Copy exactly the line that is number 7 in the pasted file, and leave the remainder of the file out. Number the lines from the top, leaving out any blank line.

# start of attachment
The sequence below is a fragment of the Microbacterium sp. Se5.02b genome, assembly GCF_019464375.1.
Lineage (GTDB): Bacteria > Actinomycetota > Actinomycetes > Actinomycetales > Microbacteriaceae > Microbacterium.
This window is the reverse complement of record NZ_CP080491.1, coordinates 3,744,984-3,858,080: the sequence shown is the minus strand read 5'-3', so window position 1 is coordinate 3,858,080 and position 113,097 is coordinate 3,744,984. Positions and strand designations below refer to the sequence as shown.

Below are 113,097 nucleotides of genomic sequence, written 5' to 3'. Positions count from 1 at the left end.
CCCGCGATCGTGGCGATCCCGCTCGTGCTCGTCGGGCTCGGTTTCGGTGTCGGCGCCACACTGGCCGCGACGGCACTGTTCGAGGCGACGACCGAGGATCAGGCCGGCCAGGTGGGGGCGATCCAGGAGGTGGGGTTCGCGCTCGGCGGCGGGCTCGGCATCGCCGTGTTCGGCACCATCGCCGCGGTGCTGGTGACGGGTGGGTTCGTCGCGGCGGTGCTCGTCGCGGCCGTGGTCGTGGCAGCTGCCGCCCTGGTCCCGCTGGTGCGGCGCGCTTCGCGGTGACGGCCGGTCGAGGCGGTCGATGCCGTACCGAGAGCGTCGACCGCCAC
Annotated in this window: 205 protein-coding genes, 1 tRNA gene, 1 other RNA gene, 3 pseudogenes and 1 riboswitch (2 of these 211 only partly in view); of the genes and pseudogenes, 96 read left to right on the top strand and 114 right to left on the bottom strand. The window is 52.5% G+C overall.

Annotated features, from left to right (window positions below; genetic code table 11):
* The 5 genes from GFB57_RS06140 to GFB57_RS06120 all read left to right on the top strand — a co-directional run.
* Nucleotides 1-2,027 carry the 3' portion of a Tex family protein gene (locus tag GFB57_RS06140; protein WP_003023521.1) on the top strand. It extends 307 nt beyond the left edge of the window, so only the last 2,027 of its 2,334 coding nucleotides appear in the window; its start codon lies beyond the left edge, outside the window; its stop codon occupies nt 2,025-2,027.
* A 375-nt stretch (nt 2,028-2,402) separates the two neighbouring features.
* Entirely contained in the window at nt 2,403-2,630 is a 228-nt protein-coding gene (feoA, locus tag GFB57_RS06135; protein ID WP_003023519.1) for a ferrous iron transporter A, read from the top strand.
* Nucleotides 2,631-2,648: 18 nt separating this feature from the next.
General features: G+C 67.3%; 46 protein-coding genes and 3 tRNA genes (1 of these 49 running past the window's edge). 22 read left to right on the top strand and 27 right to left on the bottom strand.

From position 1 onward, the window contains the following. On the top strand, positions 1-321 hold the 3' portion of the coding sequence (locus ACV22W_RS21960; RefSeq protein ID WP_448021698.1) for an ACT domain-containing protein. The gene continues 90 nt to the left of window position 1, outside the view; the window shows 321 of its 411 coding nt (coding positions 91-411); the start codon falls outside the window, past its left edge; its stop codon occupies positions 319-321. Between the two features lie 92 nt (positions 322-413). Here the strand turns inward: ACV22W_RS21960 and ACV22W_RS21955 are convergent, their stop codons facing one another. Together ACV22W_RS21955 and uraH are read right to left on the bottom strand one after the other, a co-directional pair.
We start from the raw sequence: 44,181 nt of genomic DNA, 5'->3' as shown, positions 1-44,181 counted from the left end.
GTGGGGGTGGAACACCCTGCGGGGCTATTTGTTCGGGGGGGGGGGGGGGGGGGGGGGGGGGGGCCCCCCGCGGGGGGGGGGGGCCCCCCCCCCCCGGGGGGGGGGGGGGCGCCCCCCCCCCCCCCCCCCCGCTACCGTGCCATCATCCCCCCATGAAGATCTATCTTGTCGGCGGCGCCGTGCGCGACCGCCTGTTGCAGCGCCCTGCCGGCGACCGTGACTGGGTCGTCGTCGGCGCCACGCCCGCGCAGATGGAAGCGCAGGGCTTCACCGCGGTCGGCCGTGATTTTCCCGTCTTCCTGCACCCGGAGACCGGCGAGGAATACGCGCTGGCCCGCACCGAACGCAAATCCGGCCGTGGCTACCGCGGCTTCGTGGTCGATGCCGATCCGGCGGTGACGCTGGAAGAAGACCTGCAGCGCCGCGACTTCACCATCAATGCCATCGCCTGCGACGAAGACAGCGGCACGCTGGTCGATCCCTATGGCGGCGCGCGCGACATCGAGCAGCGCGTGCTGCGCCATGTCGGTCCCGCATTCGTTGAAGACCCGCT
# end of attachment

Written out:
Annotated features, from left to right (window positions below; genetic code table 11):